It was at this point in time that the London Bridge Tower - lovingly known by almost everyone now as The Shard - had just broken ground.

Because apparently all the cool kids were using The Clash in combination with The Wanted in MovieMaker slideshows.

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I'd first heard about this when my childhood best friend mentioned it to me in the primary school playground one lunchtime, and I saw it for myself for the first time in 2010 when my mother took me on a trip up to the Big Smoke from rural Cornwall. Not the first time I had been to London, but the earliest time I can ever recall actually going there. I saw the early core of the Shard beginning rise from the peak of the London Eye; taking the tube around to The City and visiting my cousin at work in the Lloyds Building. Seeing all these places made me realise that there actually was life outside of the Cornish village and the city of Plymouth which was all I had known at that point. And I'll be honest, I thought I was the dog's bollocks when I first started at secondary school for having actually left Cornwall; only to find that most of the people I would grow to befriend (and detest) have done the same many more times than I had.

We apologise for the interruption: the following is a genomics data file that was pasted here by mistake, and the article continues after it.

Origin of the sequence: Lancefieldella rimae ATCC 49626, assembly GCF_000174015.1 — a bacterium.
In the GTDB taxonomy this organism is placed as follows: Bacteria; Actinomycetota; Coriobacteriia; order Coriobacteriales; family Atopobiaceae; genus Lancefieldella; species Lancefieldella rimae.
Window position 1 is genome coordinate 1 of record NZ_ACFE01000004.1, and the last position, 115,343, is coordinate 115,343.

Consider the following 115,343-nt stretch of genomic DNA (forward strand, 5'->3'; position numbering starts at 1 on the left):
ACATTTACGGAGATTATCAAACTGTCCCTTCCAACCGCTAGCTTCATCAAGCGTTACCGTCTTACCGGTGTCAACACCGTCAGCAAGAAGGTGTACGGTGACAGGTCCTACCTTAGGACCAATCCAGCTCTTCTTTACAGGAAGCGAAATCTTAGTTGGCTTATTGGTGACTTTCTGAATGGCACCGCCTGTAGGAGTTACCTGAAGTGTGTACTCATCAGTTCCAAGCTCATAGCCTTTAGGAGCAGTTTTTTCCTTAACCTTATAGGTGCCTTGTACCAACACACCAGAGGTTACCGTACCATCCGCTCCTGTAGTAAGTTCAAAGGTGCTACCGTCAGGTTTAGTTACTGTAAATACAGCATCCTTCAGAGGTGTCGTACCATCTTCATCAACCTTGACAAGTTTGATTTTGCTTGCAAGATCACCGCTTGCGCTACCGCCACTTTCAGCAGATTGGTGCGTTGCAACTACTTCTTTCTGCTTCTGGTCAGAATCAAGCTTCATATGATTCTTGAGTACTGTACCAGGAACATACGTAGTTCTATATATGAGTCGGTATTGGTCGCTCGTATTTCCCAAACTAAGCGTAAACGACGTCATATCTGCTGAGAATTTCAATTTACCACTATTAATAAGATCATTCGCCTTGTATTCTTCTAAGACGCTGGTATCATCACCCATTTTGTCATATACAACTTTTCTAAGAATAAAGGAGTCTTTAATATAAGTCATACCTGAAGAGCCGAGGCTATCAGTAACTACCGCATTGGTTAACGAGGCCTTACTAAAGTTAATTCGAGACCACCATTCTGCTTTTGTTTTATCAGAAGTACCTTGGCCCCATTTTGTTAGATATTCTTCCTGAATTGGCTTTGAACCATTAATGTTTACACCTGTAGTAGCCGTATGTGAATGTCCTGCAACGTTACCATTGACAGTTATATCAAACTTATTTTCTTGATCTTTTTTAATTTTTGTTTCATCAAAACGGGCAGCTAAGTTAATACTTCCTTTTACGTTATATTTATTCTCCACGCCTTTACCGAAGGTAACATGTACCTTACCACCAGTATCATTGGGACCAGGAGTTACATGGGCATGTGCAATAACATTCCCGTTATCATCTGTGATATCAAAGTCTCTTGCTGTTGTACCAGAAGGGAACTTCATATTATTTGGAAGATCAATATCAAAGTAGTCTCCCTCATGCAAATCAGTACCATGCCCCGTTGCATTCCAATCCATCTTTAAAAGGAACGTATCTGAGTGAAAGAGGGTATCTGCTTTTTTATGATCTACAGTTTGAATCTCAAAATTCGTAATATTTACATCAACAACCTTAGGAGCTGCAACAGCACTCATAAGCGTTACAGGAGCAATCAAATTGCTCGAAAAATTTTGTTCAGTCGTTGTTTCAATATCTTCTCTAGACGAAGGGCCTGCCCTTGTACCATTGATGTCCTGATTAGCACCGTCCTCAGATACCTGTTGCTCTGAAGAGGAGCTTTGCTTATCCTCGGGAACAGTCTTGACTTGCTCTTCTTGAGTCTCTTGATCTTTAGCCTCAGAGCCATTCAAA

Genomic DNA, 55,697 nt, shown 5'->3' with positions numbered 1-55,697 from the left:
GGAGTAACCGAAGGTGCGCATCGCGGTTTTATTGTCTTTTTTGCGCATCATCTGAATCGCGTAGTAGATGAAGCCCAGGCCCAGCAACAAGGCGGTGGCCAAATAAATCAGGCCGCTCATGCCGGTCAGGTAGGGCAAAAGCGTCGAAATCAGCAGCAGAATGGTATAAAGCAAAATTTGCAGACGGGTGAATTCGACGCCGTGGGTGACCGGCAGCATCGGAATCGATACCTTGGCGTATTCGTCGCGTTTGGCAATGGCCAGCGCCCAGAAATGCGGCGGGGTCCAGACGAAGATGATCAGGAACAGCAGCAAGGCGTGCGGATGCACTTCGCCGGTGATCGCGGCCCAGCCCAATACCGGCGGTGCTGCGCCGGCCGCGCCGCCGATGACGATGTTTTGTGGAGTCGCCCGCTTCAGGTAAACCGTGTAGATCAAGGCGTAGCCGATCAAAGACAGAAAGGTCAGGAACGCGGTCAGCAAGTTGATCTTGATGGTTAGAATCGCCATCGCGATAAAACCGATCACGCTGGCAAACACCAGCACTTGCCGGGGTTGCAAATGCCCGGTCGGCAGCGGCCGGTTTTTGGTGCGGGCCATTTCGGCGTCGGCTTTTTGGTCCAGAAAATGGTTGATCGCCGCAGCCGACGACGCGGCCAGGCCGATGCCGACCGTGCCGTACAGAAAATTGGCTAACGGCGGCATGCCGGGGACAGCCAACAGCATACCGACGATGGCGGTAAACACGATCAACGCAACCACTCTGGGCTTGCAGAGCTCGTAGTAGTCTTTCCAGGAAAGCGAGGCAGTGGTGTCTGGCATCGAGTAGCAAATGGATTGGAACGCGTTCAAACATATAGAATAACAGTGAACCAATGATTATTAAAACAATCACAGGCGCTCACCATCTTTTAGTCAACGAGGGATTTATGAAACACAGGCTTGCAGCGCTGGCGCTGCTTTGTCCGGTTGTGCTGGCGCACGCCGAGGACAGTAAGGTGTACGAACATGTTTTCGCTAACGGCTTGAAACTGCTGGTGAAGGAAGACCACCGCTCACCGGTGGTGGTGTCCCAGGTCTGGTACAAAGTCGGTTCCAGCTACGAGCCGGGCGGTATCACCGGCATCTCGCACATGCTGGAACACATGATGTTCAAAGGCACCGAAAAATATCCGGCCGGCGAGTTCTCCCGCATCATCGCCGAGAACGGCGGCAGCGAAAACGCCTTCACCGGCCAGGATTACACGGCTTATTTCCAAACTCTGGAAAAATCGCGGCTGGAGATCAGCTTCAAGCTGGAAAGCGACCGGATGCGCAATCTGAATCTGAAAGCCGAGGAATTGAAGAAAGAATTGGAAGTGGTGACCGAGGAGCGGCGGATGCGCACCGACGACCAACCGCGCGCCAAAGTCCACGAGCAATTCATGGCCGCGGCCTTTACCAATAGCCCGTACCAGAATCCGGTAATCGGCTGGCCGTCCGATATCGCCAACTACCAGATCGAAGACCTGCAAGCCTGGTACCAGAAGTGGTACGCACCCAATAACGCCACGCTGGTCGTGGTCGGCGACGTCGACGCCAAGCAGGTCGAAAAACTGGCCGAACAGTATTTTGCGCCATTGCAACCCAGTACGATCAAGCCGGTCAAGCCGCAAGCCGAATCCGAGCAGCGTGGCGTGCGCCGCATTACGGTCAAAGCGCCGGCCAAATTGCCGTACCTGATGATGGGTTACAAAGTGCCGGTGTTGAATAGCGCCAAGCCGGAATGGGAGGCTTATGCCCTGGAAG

I soon discovered the SkyscraperCity forums online, and learned of what was in store for London, and slowly, my interest began to grow.

Fast forward two years to a rainy late February afternoon in Islington, after the first meeting of the Cleft Lip and Palate Association's Children and Young People's Council, I convinced my parents to take me to London Bridge so I could take a look at the Shard with my own eyes and to take (very poor) photos of it which I could post on the forums.

Composition? What's composition?

Bright eyed may have been an exaggeration there; turns out the Hangar Lane Premier Inn was quite noisy that night.

Bright eyed may have been an exaggeration there; turns out the Hangar Lane Premier Inn was quite noisy that night.

From that point on, it felt like I followed the final stages of construction religiously; hitting F5 on the webcam every five minutes to check for updates; following the forums every day. I earned quite a bad rep on the forums for my constant pestering for updates, but that didn't stop me from asking.